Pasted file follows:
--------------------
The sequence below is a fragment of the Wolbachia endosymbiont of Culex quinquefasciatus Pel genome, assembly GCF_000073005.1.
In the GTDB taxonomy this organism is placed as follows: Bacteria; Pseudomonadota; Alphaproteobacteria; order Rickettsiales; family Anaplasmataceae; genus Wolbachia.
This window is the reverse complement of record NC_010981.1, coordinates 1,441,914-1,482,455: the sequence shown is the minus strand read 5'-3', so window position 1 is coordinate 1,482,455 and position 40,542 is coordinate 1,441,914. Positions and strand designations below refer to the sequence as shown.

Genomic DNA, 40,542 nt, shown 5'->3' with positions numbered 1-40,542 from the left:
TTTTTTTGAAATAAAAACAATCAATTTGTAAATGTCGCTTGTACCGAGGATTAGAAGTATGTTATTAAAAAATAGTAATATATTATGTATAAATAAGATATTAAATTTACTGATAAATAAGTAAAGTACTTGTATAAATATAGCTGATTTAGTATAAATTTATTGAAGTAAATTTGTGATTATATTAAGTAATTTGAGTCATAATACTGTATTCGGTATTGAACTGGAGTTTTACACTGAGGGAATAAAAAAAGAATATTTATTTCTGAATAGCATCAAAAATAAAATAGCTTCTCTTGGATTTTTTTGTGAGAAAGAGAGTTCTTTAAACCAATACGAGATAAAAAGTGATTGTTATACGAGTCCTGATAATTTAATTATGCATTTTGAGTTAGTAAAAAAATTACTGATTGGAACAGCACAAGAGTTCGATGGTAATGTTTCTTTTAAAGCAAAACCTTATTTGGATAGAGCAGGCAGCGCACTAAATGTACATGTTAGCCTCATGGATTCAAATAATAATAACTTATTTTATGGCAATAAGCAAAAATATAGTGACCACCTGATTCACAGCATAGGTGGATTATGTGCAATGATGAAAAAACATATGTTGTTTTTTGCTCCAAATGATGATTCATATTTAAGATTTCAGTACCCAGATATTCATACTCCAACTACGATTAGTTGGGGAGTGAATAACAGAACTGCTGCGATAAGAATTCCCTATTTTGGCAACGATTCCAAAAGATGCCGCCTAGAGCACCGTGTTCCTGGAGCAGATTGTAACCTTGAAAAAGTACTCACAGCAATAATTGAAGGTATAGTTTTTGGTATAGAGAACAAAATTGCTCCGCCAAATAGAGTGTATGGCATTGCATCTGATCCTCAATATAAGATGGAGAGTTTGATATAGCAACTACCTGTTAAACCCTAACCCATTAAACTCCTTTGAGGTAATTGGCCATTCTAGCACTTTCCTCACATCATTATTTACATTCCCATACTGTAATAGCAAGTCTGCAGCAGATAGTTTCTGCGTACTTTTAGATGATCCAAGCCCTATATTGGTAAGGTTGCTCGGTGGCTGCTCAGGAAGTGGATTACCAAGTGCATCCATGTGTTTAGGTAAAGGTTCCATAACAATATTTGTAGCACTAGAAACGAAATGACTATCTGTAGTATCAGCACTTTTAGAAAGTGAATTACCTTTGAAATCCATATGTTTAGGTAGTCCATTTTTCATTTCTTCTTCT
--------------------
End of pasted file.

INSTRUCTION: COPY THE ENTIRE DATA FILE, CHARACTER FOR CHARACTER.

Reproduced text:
The sequence below is a fragment of the Wolbachia endosymbiont of Culex quinquefasciatus Pel genome, assembly GCF_000073005.1.
In the GTDB taxonomy this organism is placed as follows: Bacteria; Pseudomonadota; Alphaproteobacteria; order Rickettsiales; family Anaplasmataceae; genus Wolbachia.
This window is the reverse complement of record NC_010981.1, coordinates 1,441,914-1,482,455: the sequence shown is the minus strand read 5'-3', so window position 1 is coordinate 1,482,455 and position 40,542 is coordinate 1,441,914. Positions and strand designations below refer to the sequence as shown.

Genomic DNA, 40,542 nt, shown 5'->3' with positions numbered 1-40,542 from the left:
TTTTTTTGAAATAAAAACAATCAATTTGTAAATGTCGCTTGTACCGAGGATTAGAAGTATGTTATTAAAAAATAGTAATATATTATGTATAAATAAGATATTAAATTTACTGATAAATAAGTAAAGTACTTGTATAAATATAGCTGATTTAGTATAAATTTATTGAAGTAAATTTGTGATTATATTAAGTAATTTGAGTCATAATACTGTATTCGGTATTGAACTGGAGTTTTACACTGAGGGAATAAAAAAAGAATATTTATTTCTGAATAGCATCAAAAATAAAATAGCTTCTCTTGGATTTTTTTGTGAGAAAGAGAGTTCTTTAAACCAATACGAGATAAAAAGTGATTGTTATACGAGTCCTGATAATTTAATTATGCATTTTGAGTTAGTAAAAAAATTACTGATTGGAACAGCACAAGAGTTCGATGGTAATGTTTCTTTTAAAGCAAAACCTTATTTGGATAGAGCAGGCAGCGCACTAAATGTACATGTTAGCCTCATGGATTCAAATAATAATAACTTATTTTATGGCAATAAGCAAAAATATAGTGACCACCTGATTCACAGCATAGGTGGATTATGTGCAATGATGAAAAAACATATGTTGTTTTTTGCTCCAAATGATGATTCATATTTAAGATTTCAGTACCCAGATATTCATACTCCAACTACGATTAGTTGGGGAGTGAATAACAGAACTGCTGCGATAAGAATTCCCTATTTTGGCAACGATTCCAAAAGATGCCGCCTAGAGCACCGTGTTCCTGGAGCAGATTGTAACCTTGAAAAAGTACTCACAGCAATAATTGAAGGTATAGTTTTTGGTATAGAGAACAAAATTGCTCCGCCAAATAGAGTGTATGGCATTGCATCTGATCCTCAATATAAGATGGAGAGTTTGATATAGCAACTACCTGTTAAACCCTAACCCATTAAACTCCTTTGAGGTAATTGGCCATTCTAGCACTTTCCTCACATCATTATTTACATTCCCATACTGTAATAGCAAGTCTGCAGCAGATAGTTTCTGCGTACTTTTAGATGATCCAAGCCCTATATTGGTAAGGTTGCTCGGTGGCTGCTCAGGAAGTGGATTACCAAGTGCATCCATGTGTTTAGGTAAAGGTTCCATAACAATATTTGTAGCACTAGAAACGAAATGACTATCTGTAGTATCAGCACTTTTAGAAAGTGAATTACCTTTGAAATCCATATGTTTAGGTAGTCCATTTTTCATTTCTTCTTCT